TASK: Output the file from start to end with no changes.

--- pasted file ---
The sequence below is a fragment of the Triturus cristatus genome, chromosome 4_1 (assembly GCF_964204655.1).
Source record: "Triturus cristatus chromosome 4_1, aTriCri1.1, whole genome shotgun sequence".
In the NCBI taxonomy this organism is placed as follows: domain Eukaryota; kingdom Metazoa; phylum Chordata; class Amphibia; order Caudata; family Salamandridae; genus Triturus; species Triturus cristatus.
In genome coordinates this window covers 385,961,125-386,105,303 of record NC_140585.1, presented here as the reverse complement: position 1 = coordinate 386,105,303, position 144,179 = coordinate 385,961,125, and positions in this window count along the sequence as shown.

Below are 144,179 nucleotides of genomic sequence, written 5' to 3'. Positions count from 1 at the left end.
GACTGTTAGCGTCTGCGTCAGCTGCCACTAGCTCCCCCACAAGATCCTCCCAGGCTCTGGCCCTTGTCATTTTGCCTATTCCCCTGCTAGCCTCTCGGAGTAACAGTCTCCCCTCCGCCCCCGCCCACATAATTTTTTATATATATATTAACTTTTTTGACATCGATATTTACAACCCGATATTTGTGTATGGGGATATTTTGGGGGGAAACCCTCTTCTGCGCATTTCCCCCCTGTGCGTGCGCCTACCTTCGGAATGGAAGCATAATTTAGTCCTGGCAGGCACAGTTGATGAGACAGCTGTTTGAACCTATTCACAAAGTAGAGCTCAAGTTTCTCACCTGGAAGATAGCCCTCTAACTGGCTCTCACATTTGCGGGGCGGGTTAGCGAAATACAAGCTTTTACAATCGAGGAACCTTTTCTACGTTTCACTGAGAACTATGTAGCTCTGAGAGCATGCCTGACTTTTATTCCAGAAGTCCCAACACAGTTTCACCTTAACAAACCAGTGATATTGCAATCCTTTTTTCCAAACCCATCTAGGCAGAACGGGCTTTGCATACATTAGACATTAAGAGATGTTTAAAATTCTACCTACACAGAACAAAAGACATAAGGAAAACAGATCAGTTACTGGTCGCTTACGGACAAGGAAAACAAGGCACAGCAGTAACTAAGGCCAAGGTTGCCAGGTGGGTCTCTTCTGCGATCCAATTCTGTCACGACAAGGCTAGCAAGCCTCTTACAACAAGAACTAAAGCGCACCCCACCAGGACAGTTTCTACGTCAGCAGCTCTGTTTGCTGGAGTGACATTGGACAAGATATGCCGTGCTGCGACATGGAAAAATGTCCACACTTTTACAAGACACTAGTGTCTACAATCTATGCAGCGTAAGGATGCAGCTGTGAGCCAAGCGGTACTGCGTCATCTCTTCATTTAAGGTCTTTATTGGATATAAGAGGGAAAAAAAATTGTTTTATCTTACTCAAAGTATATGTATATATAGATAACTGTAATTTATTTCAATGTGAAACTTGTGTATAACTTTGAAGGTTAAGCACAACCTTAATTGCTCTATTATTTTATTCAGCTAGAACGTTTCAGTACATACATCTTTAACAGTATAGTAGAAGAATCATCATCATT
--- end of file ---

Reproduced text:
The sequence below is a fragment of the Triturus cristatus genome, chromosome 4_1 (assembly GCF_964204655.1).
Source record: "Triturus cristatus chromosome 4_1, aTriCri1.1, whole genome shotgun sequence".
In the NCBI taxonomy this organism is placed as follows: domain Eukaryota; kingdom Metazoa; phylum Chordata; class Amphibia; order Caudata; family Salamandridae; genus Triturus; species Triturus cristatus.
In genome coordinates this window covers 385,961,125-386,105,303 of record NC_140585.1, presented here as the reverse complement: position 1 = coordinate 386,105,303, position 144,179 = coordinate 385,961,125, and positions in this window count along the sequence as shown.

Below are 144,179 nucleotides of genomic sequence, written 5' to 3'. Positions count from 1 at the left end.
GACTGTTAGCGTCTGCGTCAGCTGCCACTAGCTCCCCCACAAGATCCTCCCAGGCTCTGGCCCTTGTCATTTTGCCTATTCCCCTGCTAGCCTCTCGGAGTAACAGTCTCCCCTCCGCCCCCGCCCACATAATTTTTTATATATATATTAACTTTTTTGACATCGATATTTACAACCCGATATTTGTGTATGGGGATATTTTGGGGGGAAACCCTCTTCTGCGCATTTCCCCCCTGTGCGTGCGCCTACCTTCGGAATGGAAGCATAATTTAGTCCTGGCAGGCACAGTTGATGAGACAGCTGTTTGAACCTATTCACAAAGTAGAGCTCAAGTTTCTCACCTGGAAGATAGCCCTCTAACTGGCTCTCACATTTGCGGGGCGGGTTAGCGAAATACAAGCTTTTACAATCGAGGAACCTTTTCTACGTTTCACTGAGAACTATGTAGCTCTGAGAGCATGCCTGACTTTTATTCCAGAAGTCCCAACACAGTTTCACCTTAACAAACCAGTGATATTGCAATCCTTTTTTCCAAACCCATCTAGGCAGAACGGGCTTTGCATACATTAGACATTAAGAGATGTTTAAAATTCTACCTACACAGAACAAAAGACATAAGGAAAACAGATCAGTTACTGGTCGCTTACGGACAAGGAAAACAAGGCACAGCAGTAACTAAGGCCAAGGTTGCCAGGTGGGTCTCTTCTGCGATCCAATTCTGTCACGACAAGGCTAGCAAGCCTCTTACAACAAGAACTAAAGCGCACCCCACCAGGACAGTTTCTACGTCAGCAGCTCTGTTTGCTGGAGTGACATTGGACAAGATATGCCGTGCTGCGACATGGAAAAATGTCCACACTTTTACAAGACACTAGTGTCTACAATCTATGCAGCGTAAGGATGCAGCTGTGAGCCAAGCGGTACTGCGTCATCTCTTCATTTAAGGTCTTTATTGGATATAAGAGGGAAAAAAAATTGTTTTATCTTACTCAAAGTATATGTATATATAGATAACTGTAATTTATTTCAATGTGAAACTTGTGTATAACTTTGAAGGTTAAGCACAACCTTAATTGCTCTATTATTTTATTCAGCTAGAACGTTTCAGTACATACATCTTTAACAGTATAGTAGAAGAATCATCATCATT